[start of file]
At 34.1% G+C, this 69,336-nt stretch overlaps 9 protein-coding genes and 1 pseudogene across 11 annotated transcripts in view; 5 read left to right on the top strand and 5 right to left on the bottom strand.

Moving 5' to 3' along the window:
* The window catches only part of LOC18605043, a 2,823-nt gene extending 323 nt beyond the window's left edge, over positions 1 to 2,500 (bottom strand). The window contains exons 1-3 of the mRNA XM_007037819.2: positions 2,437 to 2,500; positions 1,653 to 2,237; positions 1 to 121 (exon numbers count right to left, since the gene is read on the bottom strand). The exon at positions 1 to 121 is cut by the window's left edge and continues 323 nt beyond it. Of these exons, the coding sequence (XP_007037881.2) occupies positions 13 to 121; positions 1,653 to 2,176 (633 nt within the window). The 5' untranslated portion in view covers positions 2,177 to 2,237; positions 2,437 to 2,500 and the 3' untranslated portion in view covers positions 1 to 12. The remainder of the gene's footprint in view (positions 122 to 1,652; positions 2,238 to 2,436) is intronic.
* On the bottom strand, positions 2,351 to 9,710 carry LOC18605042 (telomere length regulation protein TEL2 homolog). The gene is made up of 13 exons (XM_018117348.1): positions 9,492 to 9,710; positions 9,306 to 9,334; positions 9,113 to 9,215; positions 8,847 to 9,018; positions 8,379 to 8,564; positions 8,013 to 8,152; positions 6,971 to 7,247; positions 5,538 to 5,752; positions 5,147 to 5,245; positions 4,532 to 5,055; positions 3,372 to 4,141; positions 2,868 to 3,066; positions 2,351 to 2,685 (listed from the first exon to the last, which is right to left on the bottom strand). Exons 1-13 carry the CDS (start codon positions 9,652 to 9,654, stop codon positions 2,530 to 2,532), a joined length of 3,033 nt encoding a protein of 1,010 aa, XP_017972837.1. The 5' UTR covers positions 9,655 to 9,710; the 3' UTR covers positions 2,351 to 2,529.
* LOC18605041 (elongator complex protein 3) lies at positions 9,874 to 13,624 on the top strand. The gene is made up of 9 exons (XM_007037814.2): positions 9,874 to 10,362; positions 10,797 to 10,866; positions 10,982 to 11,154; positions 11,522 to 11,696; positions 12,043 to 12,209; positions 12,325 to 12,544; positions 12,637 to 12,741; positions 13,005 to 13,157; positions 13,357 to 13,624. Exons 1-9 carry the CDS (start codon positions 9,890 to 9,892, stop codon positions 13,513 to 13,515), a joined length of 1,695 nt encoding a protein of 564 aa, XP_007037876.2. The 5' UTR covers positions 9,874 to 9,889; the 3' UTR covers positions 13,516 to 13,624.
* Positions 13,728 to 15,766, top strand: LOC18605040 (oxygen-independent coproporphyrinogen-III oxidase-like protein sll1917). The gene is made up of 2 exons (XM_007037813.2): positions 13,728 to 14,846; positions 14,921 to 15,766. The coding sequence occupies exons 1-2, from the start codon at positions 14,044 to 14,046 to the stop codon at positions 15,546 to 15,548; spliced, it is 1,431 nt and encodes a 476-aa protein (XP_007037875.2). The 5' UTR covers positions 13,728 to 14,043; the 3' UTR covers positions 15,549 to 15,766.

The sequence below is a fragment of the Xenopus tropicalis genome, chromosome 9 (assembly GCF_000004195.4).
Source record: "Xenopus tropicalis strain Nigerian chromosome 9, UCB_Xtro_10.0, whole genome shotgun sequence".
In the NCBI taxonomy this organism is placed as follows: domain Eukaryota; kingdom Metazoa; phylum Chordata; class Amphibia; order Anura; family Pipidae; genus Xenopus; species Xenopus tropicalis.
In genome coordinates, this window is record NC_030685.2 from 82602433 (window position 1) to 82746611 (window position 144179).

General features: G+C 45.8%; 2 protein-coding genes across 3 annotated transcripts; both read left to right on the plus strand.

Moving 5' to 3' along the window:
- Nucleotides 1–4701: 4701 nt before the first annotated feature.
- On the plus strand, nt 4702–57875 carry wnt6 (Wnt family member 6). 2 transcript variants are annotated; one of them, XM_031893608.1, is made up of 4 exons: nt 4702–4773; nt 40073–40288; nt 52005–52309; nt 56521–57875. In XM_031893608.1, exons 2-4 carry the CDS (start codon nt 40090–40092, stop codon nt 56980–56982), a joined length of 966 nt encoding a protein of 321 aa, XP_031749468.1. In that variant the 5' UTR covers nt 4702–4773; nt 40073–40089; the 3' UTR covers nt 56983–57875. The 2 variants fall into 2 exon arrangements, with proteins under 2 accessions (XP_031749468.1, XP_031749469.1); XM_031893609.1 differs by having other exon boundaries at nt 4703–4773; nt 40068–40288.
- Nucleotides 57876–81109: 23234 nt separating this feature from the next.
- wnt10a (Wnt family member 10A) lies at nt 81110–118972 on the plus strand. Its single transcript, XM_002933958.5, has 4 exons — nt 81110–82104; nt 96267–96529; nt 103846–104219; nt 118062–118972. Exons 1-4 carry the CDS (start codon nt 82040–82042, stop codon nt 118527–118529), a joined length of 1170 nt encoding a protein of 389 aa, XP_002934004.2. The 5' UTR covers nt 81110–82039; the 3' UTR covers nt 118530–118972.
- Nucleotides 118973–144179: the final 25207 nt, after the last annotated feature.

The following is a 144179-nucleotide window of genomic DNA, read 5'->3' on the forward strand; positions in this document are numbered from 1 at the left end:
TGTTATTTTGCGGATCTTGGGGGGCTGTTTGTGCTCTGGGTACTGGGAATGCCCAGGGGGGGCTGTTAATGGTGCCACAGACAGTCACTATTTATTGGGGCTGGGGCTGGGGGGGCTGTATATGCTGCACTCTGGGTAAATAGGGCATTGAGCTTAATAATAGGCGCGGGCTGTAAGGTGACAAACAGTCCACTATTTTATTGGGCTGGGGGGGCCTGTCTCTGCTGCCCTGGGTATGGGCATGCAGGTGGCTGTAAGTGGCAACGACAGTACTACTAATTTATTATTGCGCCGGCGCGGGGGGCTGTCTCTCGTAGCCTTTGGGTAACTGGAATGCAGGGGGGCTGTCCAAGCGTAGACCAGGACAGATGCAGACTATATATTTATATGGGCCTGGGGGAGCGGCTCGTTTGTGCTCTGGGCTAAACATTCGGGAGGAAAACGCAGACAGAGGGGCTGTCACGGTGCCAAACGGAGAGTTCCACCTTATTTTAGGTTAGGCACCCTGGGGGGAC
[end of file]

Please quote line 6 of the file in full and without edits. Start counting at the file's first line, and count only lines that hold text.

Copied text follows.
* Positions 13,728 to 15,766, top strand: LOC18605040 (oxygen-independent coproporphyrinogen-III oxidase-like protein sll1917). The gene is made up of 2 exons (XM_007037813.2): positions 13,728 to 14,846; positions 14,921 to 15,766. The coding sequence occupies exons 1-2, from the start codon at positions 14,044 to 14,046 to the stop codon at positions 15,546 to 15,548; spliced, it is 1,431 nt and encodes a 476-aa protein (XP_007037875.2). The 5' UTR covers positions 13,728 to 14,043; the 3' UTR covers positions 15,549 to 15,766.